During the 1980s, the regional planning regulation became progressively more important for the control of the development of the retail sector. The reason for this was the growing size of retail projects outside of cities, sometimes at the highways between two municipalities, more or less in the middle of nowhere. These developments not only mean strong competition for the retailers inside the city; they can also be an obstacle to the complete development of the affected cities. This is why the federal states started to include regulations for the establishment of big retail projects in their regional planning documents. When municipalities allow big retail projects, they are scrutinised to ensure that they meet the requirements of regional planning. Neighbouring municipalities can complain against violations. However, these kinds of complaints are rarely successful as the neighbouring municipality has to prove that its rights are being violated.

    In 2004, the position of the neighbouring municipalities was strengthened by a new law that was introduced to adjust German building law with European regulation (Europarechtsanpassungsgesetz Bau – EAG Bau). New big retail projects are now checked to assess their influence on the local supply. Investors in retail have to prove that their project will not end up affecting retail shops in the same or neighbouring municipality in a way that the local supply of food and other goods will be impaired, and smaller shops in the neighbouring municipalities will not close down due to the new competition (Schmitz and Federwisch 2005: 18ff). Some of these features have been adopted by emerging market economies in south-east Asia as mentioned earlier.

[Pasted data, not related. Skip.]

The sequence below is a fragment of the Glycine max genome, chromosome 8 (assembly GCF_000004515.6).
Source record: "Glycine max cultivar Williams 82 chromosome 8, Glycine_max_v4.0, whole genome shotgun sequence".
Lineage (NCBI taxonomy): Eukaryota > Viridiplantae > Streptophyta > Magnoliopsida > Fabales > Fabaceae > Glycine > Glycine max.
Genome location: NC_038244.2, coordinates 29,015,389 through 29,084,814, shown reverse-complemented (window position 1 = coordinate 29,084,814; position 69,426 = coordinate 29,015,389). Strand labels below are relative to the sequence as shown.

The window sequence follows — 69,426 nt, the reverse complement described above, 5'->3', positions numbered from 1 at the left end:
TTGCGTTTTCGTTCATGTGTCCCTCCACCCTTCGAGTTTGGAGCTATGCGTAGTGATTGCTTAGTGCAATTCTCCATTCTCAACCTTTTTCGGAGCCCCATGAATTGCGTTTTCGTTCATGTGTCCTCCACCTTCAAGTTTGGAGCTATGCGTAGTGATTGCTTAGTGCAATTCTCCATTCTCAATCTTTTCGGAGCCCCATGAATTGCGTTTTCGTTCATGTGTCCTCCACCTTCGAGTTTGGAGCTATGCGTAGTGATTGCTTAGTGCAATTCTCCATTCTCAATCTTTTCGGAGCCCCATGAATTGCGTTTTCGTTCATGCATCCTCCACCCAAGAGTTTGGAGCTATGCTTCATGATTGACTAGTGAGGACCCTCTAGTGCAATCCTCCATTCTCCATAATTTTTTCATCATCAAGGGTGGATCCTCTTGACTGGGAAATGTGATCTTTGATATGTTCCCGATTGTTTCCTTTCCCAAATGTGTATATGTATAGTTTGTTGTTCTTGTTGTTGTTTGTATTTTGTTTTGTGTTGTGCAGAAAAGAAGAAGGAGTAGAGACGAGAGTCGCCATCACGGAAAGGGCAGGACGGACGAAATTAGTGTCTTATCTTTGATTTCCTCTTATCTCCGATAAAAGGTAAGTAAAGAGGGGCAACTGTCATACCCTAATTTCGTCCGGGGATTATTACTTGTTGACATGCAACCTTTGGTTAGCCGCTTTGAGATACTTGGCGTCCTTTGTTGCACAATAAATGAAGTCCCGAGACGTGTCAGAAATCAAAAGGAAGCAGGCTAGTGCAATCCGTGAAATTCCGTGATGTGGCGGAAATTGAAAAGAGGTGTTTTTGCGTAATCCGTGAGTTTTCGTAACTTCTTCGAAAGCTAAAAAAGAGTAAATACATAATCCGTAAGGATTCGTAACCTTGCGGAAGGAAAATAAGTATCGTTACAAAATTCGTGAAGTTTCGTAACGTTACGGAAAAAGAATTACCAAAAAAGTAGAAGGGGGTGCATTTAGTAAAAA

4 Conclusions

    Comparative experience suggests that first, the economies of scale and scope drive the sector towards very rapid growth in terms of size of outlets and dominance in geographical and product markets. Second, this raises issues of preservation of genuine competition in the relevant product and geographical markets. Third, the dominance of corporate retailers has consequences for the manufacturers, wholesalers and other dealers in the supply chain who face a loss of alternative marketing/retail outlets as monopolies emerge. Finally, the growth of large format retail raises serious issues for the urban environment and town planning in dense and rapidly urbanising countries like India.